TITLE: Agile Policy Development
AUTHOR: Eugene Wallingford
DATE: June 09, 2007 10:28 PM
I felt my agile tendencies come through yesterday.
First of all, let me say that by and large I am a rule
follower. If a rule exists, I like for it to be applied,
and applied consistently. Because I tend to follow rules
without much question, even when the rule is inconvenient,
it often disturbs me to learn that someone else has gotten
out of the rule, either because they asked for an
exception or because the relevant authority chose not
to enforce the rule when it was skirted. This tendency
is almost certainly a direct result of my upbringing.
That said, I also know that some rules simply get in the
way of getting things done.
Now for a story. Several years ago, we had a particular
student in our undergraduate program. His work habits
weren't very good, and his grades showed that. Before
finishing his coursework, he left school and got a job.
Fast forward a few years. Perhaps the student has grown
up, but whatever the reason he is ready to finish his
degree. He comes back to school part time and does well.
He completes the coursework for his degree but comes up
a bit short of the graduation requirements, due to the
grades he earned during his first stint as a student.
(The rule in question is rather picayune, but, hey ,it
was written by faculty.)
The students asks if the department will consider waiving
the rule in question. His request doesn't seem like some
students' requests, which are often demands masquerading
as questions, or which presume that the department really
should say yes. This request seems sincere and not to
presume that the department owes him anything. If we say
no, he will re-take another course in the fall and try to
satisfy the requirement. However, a waiver would enable
him to move on professionally with a sense of closure.
Now, I am a rule follower, but... A colleague expressed
well how I felt about this case: There is reason that we
have this rule, but this case isn't that reason.
Part of my job is to hear and decide on such requests, but
I prefer not to make such decisions without input from the
whole faculty. So I make it a practice to poll faculty
whenever new requests come in. The purpose isn't to take
a vote that decides for me but rather to get a sense of
what the group thinks. I get to hear pros and cons, maybe
learn to think about the request in a way I hadn't considered
before. I still have to make the decision, but I do so in
a state of greater knowledge -- and a state of transparency.
I'm also willing to bow to a consensus that differs from my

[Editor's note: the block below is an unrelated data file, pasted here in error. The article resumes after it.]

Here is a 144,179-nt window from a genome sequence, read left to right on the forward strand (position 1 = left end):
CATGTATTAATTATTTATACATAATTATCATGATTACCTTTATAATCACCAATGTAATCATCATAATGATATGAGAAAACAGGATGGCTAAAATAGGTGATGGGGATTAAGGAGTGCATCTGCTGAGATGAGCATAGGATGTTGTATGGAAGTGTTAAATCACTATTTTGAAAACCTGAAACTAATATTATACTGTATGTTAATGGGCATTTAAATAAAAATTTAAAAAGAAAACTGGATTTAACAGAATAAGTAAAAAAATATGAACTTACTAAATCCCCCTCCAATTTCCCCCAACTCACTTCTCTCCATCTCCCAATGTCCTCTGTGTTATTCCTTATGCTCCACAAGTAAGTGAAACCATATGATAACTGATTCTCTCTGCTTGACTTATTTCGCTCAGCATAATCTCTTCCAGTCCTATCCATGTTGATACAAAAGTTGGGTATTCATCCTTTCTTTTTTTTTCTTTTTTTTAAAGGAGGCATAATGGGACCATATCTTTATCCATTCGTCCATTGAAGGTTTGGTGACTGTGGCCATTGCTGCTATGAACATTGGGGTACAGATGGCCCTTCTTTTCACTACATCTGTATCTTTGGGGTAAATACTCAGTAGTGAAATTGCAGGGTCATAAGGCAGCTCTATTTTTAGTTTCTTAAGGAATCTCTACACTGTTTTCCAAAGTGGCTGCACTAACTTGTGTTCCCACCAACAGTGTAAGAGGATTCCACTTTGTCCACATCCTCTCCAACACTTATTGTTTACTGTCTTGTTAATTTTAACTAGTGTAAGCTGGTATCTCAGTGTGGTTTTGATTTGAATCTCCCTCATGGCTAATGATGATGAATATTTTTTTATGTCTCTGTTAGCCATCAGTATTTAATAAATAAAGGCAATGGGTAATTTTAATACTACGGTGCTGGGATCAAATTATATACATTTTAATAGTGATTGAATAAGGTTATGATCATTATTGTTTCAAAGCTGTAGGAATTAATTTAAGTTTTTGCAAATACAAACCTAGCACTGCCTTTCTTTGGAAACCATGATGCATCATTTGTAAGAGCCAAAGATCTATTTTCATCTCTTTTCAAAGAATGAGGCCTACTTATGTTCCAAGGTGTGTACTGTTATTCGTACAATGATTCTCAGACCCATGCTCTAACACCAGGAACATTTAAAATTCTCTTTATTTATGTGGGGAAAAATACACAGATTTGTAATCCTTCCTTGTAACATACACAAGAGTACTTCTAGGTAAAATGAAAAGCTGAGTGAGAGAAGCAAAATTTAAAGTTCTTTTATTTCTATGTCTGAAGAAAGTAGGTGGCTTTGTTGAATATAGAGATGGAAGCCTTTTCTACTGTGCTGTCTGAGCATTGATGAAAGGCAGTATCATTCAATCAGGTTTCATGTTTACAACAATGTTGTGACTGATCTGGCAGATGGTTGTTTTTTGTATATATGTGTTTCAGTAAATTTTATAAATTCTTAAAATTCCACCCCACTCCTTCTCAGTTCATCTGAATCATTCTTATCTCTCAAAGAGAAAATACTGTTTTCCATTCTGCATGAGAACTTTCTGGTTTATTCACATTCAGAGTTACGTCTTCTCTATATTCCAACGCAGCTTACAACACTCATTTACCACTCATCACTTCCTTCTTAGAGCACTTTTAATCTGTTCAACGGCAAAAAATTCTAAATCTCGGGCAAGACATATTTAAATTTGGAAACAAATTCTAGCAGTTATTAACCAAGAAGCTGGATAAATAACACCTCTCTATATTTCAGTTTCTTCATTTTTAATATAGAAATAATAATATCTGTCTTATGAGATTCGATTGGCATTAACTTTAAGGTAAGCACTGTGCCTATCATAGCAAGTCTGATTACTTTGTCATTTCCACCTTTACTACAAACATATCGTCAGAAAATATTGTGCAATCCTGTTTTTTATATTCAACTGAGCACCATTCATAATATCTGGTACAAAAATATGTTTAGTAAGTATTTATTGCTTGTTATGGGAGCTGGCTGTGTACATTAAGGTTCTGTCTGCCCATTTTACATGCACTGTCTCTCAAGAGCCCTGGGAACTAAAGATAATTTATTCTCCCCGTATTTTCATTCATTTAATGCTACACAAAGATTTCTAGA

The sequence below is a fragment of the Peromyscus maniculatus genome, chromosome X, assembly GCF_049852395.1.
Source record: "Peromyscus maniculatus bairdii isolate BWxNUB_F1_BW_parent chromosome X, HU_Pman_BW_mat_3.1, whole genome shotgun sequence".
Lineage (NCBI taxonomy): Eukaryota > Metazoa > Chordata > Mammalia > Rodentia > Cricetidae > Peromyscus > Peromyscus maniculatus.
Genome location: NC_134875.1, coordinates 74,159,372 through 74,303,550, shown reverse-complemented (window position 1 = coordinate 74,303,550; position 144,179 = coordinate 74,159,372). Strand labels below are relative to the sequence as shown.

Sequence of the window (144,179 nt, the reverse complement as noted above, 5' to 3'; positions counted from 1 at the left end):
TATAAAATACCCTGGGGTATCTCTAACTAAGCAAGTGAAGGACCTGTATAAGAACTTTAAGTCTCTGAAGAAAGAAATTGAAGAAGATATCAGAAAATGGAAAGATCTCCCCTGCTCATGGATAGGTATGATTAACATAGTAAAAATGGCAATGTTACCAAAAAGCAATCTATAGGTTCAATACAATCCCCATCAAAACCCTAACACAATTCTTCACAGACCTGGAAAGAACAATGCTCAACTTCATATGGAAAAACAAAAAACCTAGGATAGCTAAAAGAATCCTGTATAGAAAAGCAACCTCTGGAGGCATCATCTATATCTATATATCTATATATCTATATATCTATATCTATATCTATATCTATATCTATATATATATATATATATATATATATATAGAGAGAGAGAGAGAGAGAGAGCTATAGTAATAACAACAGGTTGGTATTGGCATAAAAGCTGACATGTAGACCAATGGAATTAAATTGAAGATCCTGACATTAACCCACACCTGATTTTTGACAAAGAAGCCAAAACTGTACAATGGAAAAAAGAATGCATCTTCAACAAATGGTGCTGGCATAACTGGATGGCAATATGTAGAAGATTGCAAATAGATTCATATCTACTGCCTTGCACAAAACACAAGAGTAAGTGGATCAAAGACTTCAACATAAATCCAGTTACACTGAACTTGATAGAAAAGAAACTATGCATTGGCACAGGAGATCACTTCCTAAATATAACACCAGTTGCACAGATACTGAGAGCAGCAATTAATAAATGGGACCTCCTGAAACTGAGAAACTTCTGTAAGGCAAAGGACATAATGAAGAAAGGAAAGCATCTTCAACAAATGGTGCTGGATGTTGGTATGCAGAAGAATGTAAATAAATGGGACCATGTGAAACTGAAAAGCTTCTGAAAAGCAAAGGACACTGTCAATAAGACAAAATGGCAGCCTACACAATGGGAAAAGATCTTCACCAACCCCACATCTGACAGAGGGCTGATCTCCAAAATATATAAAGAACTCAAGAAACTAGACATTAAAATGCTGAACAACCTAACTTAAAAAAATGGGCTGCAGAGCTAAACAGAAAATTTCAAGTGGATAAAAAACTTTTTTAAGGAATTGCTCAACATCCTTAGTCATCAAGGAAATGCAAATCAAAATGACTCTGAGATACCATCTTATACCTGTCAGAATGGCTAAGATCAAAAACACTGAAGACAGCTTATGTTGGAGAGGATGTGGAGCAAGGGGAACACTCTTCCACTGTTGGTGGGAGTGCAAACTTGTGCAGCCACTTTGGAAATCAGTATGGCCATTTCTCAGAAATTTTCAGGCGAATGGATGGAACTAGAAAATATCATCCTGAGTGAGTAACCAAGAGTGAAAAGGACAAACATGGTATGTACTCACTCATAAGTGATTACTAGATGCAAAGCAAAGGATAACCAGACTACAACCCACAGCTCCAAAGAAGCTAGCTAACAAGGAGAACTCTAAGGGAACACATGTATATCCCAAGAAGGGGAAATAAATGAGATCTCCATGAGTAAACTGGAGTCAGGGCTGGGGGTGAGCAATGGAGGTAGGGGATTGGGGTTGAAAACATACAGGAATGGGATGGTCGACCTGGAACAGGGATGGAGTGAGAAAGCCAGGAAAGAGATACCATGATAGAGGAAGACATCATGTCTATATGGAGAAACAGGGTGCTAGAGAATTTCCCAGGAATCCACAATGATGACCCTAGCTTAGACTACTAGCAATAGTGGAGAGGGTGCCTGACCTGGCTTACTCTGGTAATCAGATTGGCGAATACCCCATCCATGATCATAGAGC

instinct, unless there is a really good reason not to.
Faculty responses rolled in, without a consensus. More
agreed with the idea of granting the request than disagreed,
and a few offered suggestions for resolving the issue in
another way. One person suggested that we should not waive
the requirement without having a much more detailed policy
in place. The more detailed policy would address the many
dimensions of the case. His proposal was quite complete
and well thought out. But it seemed like overkill.
This is a one-off case. We haven't had a case like this
in my memory, and I don't expect that we'll have many
like it in the future. Perhaps students don't ask for
this kind of waiver because they don't expect it to be
granted, but I think it's simpler than that: there aren't
many students in this situation. It seems unnecessary
and perhaps even detrimental for us to specify rules that
govern all possible combinations of features when we don't
know the specifics of future cases yet -- and may never
face them at all. In the realm of the policy, this feels
like a prototypical case of
If we see a second case (soon), we will at least have reason
to believe that the effort designing a detailed exception
policy will be worth it for both faculty and students.
There is one other fact that makes this increasingly unlikely
as time passes: the particular set of requirements under
discussion is no longer in effect, and applies only to
students who began their CS majors under an older catalog
that has been superseded. In any case, I'd like to give
us the opportunity to learn from the next request before
we try to get a detailed policy just right.
I do like to create policy where it is useful, such as for
recurring decisions and for decisions that involve
well-understood criteria. An example of this sort of policy
is a set of guidelines for awarding a scholarship each year.
I also think policy helps when it eliminate ambiguity that
makes peoples' lives harder. An example here is a set of
guidelines for faculty applying for and being awarded a
course release for scholarly work. Without such a policy,
the process looks like a free-for-all and is prone to
unfairness, or appearance of the same; the result would
be an inefficient market of projects that would hurt the
faculty's collective work.
Otherwise, I think that policy works best when it
reflects practice, rather than
prescribing practice. This reminds me of a
discussion that America's founding fathers had in creating
the U.S. Constitution, which I mentioned in an
on Ken Alder's The Measure of All Things.
Ultimately, I trust my judgment and the judgment of my
colleagues. In situations where I don't think we know
enough to define good rules, I'd rather encourage a
conversation that helps us reach a reasonable decision in
light of current facts. When the conversation turns from
giving value to wasting time, then a policy is in order.
To me that is better at forecasting a policy for experiences
we've not had and then facing the prospect of tinkering at
its edges to get it right later. That creates just the
sort of uncertainty, both in the folks applying the policy
and in the folks to whom the policy applies, that a good
policy should eliminate.
Trusting judgment means trusting people. I'm comfortable
with that, even as a law-and-order kind of guy.